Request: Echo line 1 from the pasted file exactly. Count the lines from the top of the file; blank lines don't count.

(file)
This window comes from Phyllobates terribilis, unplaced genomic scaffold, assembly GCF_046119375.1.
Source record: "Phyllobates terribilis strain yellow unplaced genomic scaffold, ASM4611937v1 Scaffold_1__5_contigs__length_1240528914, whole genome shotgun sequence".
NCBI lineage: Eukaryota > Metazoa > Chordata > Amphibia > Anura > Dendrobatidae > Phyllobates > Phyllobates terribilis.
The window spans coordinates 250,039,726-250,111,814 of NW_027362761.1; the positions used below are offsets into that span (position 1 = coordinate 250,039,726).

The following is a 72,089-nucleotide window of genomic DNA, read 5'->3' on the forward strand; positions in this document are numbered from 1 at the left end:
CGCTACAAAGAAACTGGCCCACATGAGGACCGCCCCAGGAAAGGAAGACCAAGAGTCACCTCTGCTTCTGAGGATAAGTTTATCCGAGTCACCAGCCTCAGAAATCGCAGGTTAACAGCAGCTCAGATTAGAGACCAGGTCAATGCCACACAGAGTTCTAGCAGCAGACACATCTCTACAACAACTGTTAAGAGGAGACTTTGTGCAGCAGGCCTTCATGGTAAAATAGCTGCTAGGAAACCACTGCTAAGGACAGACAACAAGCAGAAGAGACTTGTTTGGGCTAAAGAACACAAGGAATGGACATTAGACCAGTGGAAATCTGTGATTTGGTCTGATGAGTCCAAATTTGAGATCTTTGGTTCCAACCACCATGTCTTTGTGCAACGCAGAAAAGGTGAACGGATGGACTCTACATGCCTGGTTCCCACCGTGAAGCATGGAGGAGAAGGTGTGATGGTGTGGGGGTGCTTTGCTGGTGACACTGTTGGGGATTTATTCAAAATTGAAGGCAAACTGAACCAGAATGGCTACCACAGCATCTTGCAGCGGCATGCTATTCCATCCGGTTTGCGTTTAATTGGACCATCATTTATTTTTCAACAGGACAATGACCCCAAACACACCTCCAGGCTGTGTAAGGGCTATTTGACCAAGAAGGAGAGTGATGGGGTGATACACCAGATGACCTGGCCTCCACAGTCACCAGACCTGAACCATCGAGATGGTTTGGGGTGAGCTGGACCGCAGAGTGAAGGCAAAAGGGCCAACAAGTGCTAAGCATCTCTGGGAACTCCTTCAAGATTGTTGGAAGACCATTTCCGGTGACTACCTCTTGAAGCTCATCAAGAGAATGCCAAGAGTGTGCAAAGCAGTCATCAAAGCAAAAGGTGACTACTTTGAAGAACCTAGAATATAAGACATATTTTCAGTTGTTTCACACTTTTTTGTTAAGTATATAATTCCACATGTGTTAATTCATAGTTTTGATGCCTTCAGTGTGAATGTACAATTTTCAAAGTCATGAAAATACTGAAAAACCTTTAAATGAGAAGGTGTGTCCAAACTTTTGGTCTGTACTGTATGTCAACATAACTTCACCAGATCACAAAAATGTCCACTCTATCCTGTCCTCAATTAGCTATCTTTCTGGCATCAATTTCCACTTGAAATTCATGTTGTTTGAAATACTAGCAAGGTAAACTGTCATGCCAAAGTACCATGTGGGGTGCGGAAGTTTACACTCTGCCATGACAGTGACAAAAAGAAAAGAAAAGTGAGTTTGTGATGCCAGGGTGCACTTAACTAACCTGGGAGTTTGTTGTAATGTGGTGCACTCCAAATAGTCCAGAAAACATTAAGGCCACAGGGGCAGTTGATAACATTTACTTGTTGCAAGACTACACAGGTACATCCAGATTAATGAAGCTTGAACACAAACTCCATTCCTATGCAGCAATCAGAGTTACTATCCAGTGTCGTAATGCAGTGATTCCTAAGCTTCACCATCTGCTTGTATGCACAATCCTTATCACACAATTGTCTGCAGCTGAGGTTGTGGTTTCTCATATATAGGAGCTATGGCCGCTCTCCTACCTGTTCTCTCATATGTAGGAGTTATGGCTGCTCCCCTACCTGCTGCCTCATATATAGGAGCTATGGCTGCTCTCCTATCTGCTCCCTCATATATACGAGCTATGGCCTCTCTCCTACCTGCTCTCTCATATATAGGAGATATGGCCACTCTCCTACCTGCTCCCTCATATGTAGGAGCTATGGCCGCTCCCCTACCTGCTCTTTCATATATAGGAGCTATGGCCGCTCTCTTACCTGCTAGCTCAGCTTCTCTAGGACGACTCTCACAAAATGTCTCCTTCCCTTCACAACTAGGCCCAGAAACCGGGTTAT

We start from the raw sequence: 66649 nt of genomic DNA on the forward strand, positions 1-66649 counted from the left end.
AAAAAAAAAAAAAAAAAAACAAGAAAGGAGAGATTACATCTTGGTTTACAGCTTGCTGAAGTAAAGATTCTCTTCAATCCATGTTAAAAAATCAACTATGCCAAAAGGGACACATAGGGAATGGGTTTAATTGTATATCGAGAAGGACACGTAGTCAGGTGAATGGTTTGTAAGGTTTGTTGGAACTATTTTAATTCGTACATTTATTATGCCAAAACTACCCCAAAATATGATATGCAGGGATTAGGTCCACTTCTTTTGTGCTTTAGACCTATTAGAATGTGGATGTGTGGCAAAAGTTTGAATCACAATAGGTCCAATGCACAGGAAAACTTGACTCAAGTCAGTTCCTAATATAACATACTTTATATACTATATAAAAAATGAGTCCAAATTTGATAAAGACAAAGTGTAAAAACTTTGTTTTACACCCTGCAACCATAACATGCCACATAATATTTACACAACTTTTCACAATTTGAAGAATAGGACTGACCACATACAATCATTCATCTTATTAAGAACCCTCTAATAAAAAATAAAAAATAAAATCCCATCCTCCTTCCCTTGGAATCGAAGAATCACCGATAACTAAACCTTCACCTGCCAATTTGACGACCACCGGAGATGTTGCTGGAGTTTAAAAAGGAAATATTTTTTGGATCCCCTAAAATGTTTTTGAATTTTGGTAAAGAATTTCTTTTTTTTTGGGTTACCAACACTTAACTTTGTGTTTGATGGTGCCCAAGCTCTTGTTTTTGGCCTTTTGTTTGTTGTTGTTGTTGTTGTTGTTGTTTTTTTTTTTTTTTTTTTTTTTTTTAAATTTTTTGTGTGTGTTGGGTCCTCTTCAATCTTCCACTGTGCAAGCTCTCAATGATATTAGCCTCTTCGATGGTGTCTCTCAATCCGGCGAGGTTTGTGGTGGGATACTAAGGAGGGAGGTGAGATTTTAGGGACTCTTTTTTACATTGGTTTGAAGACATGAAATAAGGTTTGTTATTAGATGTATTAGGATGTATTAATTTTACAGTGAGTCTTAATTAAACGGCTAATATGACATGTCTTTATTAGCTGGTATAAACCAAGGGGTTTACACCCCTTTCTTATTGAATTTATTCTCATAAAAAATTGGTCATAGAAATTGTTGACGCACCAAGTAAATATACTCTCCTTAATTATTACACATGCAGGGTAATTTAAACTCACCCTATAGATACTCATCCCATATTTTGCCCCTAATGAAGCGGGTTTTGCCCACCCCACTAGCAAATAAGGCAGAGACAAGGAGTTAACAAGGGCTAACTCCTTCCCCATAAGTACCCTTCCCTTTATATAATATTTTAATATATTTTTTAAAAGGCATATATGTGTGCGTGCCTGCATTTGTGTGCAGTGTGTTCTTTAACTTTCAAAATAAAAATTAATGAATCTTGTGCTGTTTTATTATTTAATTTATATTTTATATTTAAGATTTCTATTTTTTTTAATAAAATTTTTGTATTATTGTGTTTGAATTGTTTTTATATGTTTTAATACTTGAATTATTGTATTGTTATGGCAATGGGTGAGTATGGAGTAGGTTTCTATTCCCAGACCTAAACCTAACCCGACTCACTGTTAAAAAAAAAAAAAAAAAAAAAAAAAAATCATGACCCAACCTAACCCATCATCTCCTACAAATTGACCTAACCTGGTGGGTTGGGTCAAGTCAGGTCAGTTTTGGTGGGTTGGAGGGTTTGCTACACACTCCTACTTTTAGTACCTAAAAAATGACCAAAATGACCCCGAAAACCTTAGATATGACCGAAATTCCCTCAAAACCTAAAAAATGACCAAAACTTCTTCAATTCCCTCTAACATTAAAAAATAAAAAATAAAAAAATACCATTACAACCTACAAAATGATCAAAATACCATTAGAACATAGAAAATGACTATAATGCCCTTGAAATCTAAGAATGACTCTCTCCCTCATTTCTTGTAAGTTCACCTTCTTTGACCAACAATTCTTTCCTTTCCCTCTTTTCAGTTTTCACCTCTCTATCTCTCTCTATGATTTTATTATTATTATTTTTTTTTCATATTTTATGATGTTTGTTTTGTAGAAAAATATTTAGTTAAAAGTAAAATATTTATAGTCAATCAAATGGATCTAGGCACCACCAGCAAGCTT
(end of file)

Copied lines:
This window comes from Phyllobates terribilis, unplaced genomic scaffold, assembly GCF_046119375.1.